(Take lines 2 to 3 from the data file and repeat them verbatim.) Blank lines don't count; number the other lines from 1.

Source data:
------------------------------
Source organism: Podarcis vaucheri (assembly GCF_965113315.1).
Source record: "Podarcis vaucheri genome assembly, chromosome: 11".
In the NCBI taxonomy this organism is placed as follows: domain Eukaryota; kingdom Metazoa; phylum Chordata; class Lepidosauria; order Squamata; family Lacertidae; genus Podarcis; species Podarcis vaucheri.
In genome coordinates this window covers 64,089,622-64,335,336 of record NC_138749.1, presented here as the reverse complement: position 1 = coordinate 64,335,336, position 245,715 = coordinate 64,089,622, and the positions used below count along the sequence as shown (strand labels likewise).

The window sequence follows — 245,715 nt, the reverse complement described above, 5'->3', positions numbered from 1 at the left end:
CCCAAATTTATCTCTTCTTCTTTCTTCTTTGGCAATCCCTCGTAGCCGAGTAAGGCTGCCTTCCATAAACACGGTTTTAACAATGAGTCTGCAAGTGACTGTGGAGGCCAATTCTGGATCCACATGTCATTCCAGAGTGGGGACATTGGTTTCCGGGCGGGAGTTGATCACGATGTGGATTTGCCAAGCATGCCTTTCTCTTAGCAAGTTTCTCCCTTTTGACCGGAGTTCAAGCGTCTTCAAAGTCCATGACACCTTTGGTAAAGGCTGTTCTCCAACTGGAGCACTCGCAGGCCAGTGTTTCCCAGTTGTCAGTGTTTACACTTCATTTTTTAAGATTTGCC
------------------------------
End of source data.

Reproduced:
Source record: "Podarcis vaucheri genome assembly, chromosome: 11".
In the NCBI taxonomy this organism is placed as follows: domain Eukaryota; kingdom Metazoa; phylum Chordata; class Lepidosauria; order Squamata; family Lacertidae; genus Podarcis; species Podarcis vaucheri.